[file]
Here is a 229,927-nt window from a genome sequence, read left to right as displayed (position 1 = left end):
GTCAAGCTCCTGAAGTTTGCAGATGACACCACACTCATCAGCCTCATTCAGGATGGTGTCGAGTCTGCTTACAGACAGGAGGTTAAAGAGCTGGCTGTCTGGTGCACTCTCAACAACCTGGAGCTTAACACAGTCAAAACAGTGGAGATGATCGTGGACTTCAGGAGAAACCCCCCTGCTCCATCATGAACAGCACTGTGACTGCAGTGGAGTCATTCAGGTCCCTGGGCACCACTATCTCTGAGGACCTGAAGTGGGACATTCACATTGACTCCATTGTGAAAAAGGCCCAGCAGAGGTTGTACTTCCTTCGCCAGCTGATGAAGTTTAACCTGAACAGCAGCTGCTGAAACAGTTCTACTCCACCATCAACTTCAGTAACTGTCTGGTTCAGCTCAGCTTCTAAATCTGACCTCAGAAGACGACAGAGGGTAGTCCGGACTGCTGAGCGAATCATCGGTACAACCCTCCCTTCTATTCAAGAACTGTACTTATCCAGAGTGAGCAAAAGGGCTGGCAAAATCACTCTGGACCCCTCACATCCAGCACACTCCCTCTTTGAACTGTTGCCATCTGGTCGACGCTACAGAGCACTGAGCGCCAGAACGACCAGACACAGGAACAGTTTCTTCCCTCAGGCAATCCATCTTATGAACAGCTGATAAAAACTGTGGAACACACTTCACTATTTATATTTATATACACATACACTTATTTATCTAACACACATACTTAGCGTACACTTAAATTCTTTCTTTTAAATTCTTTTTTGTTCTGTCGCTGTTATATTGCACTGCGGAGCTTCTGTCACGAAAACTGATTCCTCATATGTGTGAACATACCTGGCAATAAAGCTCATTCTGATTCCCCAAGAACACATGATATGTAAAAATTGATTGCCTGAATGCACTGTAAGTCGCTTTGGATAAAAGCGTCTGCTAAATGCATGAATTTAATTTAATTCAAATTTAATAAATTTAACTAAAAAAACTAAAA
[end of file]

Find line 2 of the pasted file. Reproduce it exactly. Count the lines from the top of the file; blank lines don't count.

GTCAAGCTCCTGAAGTTTGCAGATGACACCACACTCATCAGCCTCATTCAGGATGGTGTCGAGTCTGCTTACAGACAGGAGGTTAAAGAGCTGGCTGTCTGGTGCACTCTCAACAACCTGGAGCTTAACACAGTCAAAACAGTGGAGATGATCGTGGACTTCAGGAGAAACCCCCCTGCTCCATCATGAACAGCACTGTGACTGCAGTGGAGTCATTCAGGTCCCTGGGCACCACTATCTCTGAGGACCTGAAGTGGGACATTCACATTGACTCCATTGTGAAAAAGGCCCAGCAGAGGTTGTACTTCCTTCGCCAGCTGATGAAGTTTAACCTGAACAGCAGCTGCTGAAACAGTTCTACTCCACCATCAACTTCAGTAACTGTCTGGTTCAGCTCAGCTTCTAAATCTGACCTCAGAAGACGACAGAGGGTAGTCCGGACTGCTGAGCGAATCATCGGTACAACCCTCCCTTCTATTCAAGAACTGTACTTATCCAGAGTGAGCAAAAGGGCTGGCAAAATCACTCTGGACCCCTCACATCCAGCACACTCCCTCTTTGAACTGTTGCCATCTGGTCGACGCTACAGAGCACTGAGCGCCAGAACGACCAGACACAGGAACAGTTTCTTCCCTCAGGCAATCCATCTTATGAACAGCTGATAAAAACTGTGGAACACACTTCACTATTTATATTTATATACACATACACTTATTTATCTAACACACATACTTAGCGTACACTTAAATTCTTTCTTTTAAATTCTTTTTTGTTCTGTCGCTGTTATATTGCACTGCGGAGCTTCTGTCACGAAAACTGATTCCTCATATGTGTGAACATACCTGGCAATAAAGCTCATTCTGATTCCCCAAGAACACATGATATGTAAAAATTGATTGCCTGAATGCACTGTAAGTCGCTTTGGATAAAAGCGTCTGCTAAATGCATGAATTTAATTTAATTCAAATTTAATAAATTTAACTAAAAAAACTAAAA